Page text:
It's hard not to believe it. (5.00 / 1) (#5)
    by aw on Thu Dec 07, 2006 at 09:37:59 AM EST
    The only alternative is that W is truly insane, driven by a monumental, game of one-upmanship with his father and screwing it up again.  He could be just another of history's madmen.

    I can't tell anymore.


    Maybe even worse... (none / 0) (#6)
    by Edger on Thu Dec 07, 2006 at 09:41:11 AM EST
    ...it could be both.

    Here I sit, broken hearted... (5.00 / 1) (#7)
    by desertswine on Thu Dec 07, 2006 at 09:50:11 AM EST
    The most valuable (really, only valuable)lesson of this report is the public issuance of the fact that the Bush Middle-East policy is, and always was, crap.

    Bush never intended to leave Iraq... (5.00 / 2) (#10)
    by Bill Arnett on Thu Dec 07, 2006 at 01:04:00 PM EST
    ...and Daddy "can't make him do it".

    He's is there to pay the highest price for oil that has ever been known in the world: many thousands of dead soldiers, tens of thousands wounded, hundreds of thousands of Iraqi dead, and borrowing and spending more money than anyone in history.

    At this rate, IF he secures the oil, the price per barrel will always have been too high, and, again, meanwhile our banker, the communist Chinese circle the globe buying oil contracts and exploration deals with every country possible, JUST AS ANY SUPERPOWER OF GREAT WEALTH SHOULD, without damaging their reputation (it has in fact been enhanced), bankrupting their country, and sending citizens off to die in fruitless wars.

    So now, with the ISG findings backing him up (with large portions of it utterly ignored) and his own phony-baloney commissions to rubberstamp his course, bush will continue down the primrose path until he finds himself to be a solitary lemming going over the cliff, dragging an unwilling country over with him.

    It does no good for the people to speak, as they did last election, when for all practical purposes, our current C-in-C and his generals are deaf.

    Oh! And mornin' aw, edger, everybody

    Good day, Bill (none / 0) (#11)
    by aw on Thu Dec 07, 2006 at 01:35:27 PM EST
    Glad to "see" you.

    Another convert (5.00 / 1) (#23)
    by squeaky on Fri Dec 08, 2006 at 11:10:49 AM EST
    Those that haven't been already voted out of Congress are starting to listen:

    WASHINGTON (CNN) -- In an emotional speech on the Senate floor Thursday night, Sen Gordon Smith, a moderate Republican from Oregon who has been a supporter of the war in Iraq, said the U.S. military's "tactics have failed" and he "cannot support that anymore."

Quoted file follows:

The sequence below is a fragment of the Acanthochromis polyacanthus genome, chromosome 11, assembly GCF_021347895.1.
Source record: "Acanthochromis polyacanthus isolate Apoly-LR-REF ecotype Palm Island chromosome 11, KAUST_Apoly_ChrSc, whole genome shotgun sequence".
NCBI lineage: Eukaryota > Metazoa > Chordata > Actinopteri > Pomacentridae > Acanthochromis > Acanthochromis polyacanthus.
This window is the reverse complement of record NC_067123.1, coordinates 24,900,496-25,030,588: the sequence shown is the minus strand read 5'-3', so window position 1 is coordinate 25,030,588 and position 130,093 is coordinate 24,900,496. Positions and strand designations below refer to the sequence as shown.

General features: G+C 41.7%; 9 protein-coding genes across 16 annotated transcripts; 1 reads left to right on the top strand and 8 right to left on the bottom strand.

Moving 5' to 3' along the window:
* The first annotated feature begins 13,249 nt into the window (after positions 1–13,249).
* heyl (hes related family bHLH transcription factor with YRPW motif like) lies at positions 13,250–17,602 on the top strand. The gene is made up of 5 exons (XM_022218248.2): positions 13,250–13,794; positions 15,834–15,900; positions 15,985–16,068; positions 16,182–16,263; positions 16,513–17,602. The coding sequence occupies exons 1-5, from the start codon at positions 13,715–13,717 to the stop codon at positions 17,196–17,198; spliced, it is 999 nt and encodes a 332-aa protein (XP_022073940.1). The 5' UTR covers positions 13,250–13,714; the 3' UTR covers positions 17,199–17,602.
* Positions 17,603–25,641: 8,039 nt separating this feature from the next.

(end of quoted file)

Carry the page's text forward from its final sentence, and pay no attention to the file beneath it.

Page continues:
Smith said he is at, "the end of my rope when it comes to supporting a policy that has our soldiers patrolling the same streets in the same way, being blown up the same bombs, day after day.

    "That is absurd," he said. "It may even be criminal."


    "I, for one, am tired of paying the price of 10 or more of our troops dying a day. So let's cut and run or cut and walk, but let us fight the way on terror more intelligently that we have because we have fought this war in a very lamentable way," he said.


    Surrender (1.00 / 0) (#1)
    by jimakaPPJ on Thu Dec 07, 2006 at 06:41:59 AM EST
    The best description I have heard came from a friend of mine last night who deemed it:

    The Iraqi Surrender Group made up of ROR's.

    Why can't these old dudes go off into retirement without acting like they know something? And if they do, why didn't they use that knowledge when they were on the big stage.

    The joke writes itself (5.00 / 3) (#3)
    by aw on Thu Dec 07, 2006 at 08:53:25 AM EST

    Why can't these old dudes go off into retirement without acting like they know something?

    Echoes of Bush's mind (none / 0) (#8)
    by Al on Thu Dec 07, 2006 at 12:48:25 PM EST
    Reading this, I think you are echoing exactly what is going through Bush's mind.

    And of course, it is this kind of blindness that prevents him, and you, from really understanding anything that's going on. Tony Blair may try to explain a few things to Junior today, in one-syllable words, but Jr. isn't really going to listen.

    Surrender? My friend, you have nothing to surrender.


    I imagine (none / 0) (#9)